“The lake faces a number of threats including excess sedimentation, over – fishing,
    pollution and habitat destruction along with climate change.”
    As I posted earlier the lake has seen eutophication in the near shore waters and increasing oligotrophy in the pelagic areas (can cause problems with the lipid proxy used for T). Also see: Cohen, A., Bills, R., et al. (1993). “The impact of sediment pollution on biodiversity in Lake Tanganyika” Conservation Biology 7(3) 667-677
    And the Lake Tanganyika Regional Fisheries Programme (TREFIP) ENVIRONMENTAL IMPACT ASSESSMENT REPORT -GCP/INT/648/NOR Field report which found “Bottom friction and water temperature play secondary roles in driving the hydrodynamics of the lake. Relatively high temperatures make the viscosity of Tanganyika’s waters low as compared to those in temperate regions.”
    Another paper in the FAO document by Sarvala et al cautions “Fish production is ultimately dependent upon food production, and thus subject to climate-induced changes. However, the path from hydrodynamics to fish yields is
    long and direct links may be difficult to identify.” Lake Tanganyika’s primary production dynamics may be uniquely complex .
    The researchers claiming a CO2 temperature link and implied danger to the fisheries may have also missed Sarvala’s finding that:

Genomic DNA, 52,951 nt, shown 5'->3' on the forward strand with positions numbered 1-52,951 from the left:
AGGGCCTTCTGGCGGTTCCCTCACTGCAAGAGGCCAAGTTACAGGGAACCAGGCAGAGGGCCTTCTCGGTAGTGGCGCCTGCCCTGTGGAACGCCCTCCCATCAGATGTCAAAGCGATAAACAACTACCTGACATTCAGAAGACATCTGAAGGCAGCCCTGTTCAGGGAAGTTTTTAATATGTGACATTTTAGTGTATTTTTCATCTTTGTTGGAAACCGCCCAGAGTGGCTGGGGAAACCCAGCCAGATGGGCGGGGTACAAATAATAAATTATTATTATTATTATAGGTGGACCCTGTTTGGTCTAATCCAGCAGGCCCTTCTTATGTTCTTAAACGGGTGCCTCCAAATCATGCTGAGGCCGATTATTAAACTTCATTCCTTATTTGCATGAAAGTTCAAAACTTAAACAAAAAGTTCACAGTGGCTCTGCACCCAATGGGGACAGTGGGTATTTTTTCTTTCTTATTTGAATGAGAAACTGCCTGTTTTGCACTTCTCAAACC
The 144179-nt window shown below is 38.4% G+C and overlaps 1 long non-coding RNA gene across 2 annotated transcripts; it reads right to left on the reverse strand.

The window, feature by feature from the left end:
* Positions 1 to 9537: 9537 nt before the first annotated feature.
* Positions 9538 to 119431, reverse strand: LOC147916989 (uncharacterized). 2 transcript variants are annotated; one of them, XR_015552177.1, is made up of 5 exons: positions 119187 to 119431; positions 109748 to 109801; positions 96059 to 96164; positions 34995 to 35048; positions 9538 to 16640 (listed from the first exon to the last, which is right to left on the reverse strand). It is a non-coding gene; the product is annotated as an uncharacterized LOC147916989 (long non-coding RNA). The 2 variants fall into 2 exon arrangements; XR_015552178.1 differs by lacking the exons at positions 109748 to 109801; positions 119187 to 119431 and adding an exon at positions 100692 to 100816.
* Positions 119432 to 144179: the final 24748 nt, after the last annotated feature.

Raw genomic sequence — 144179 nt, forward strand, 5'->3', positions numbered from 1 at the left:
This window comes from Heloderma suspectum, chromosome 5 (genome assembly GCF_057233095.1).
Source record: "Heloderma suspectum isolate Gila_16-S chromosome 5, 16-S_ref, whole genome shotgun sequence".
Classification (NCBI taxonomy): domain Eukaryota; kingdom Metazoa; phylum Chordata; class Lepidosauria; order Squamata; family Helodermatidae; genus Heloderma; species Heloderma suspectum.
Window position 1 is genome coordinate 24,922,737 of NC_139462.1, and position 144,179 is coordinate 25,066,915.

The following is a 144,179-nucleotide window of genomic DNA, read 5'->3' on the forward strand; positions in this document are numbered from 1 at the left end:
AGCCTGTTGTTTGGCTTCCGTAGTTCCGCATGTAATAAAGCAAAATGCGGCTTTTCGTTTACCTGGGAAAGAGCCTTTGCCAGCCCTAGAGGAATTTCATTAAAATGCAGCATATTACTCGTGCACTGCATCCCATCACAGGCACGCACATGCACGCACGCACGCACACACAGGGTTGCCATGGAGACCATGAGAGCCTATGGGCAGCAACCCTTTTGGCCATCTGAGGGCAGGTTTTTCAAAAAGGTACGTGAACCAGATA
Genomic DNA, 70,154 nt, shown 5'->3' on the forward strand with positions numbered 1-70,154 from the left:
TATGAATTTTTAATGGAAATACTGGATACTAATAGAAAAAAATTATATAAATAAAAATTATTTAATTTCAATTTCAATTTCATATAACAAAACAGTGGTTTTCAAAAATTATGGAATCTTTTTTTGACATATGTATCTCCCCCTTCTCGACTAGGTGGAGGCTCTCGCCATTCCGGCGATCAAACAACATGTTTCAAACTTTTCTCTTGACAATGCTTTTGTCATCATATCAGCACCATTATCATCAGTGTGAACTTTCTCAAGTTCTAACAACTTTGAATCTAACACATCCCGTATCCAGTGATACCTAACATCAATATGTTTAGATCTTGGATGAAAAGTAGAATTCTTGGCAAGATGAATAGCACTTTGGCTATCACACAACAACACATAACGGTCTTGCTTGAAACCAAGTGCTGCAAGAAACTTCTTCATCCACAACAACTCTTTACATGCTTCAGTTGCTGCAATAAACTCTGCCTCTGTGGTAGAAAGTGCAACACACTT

“Neither could fish catch changes be linked to long-term trends in copepod zooplankton. Between-region comparisons also failed to show a direct connection between fish catches and food availability.”
    Or the findings of Reynolds et al RESEARCH FOR THE MANAGEMENT OF THE FISHERIES ON LAKE TANGANYIKA GCP/RAF/271/FIN-TD/97
    “Ecological studies and catch surveys have shown that production rates fall within the average range for deep tropical lakes, and are indeed not particularly high. These studies have also evaluated the vulnerability of the fish stock to increased
    fishing pressure and possible over-fishing.”
    So it would seem this recent paper highlighting temperature impacts on the fishery production may not have been a proper assumption- (There have been papers by Coenen and by Mannini that show SOME temperature correlation.) This study also found evidence of severe over-exploitation of the fish stocks.
    The CO2 as “cause” simplifies the complex and in so doing prevents us from understanding. The Reynolds study concludes with far less hubris:
    “Inter-annual, seasonal, and areal variations in yields within
    Lake Tanganyika may be linked to the complex relationships
    between fish stock fluctuations and migrations and the incidence
    of nutrient upwelling and related plankton succession. Yet such
    knowledge, even when coupled with findings from the wider set of
    hydrophysical, limnological, and related studies that have been
    conducted through LTR and other scientific investigations, by no
    means allows for close ‘when, where, and how much’ predictions
    of ecosystem fluctuation.”

  130. BillD says:
    I did both Google and Google Scholar searches on Patrick and did not find anything beyond blog posts. He suggests that adding nutrients might be a simple solution to the reduced productivity of the lake with a volume of over 18,000 cubic km. This solution has worked well in small salmon lakes with on the order of 0.001% of the volume of L. T. but fertilizing such a big lake and deep where nutrients are quickly lost to depth may not be a simple solution IMO.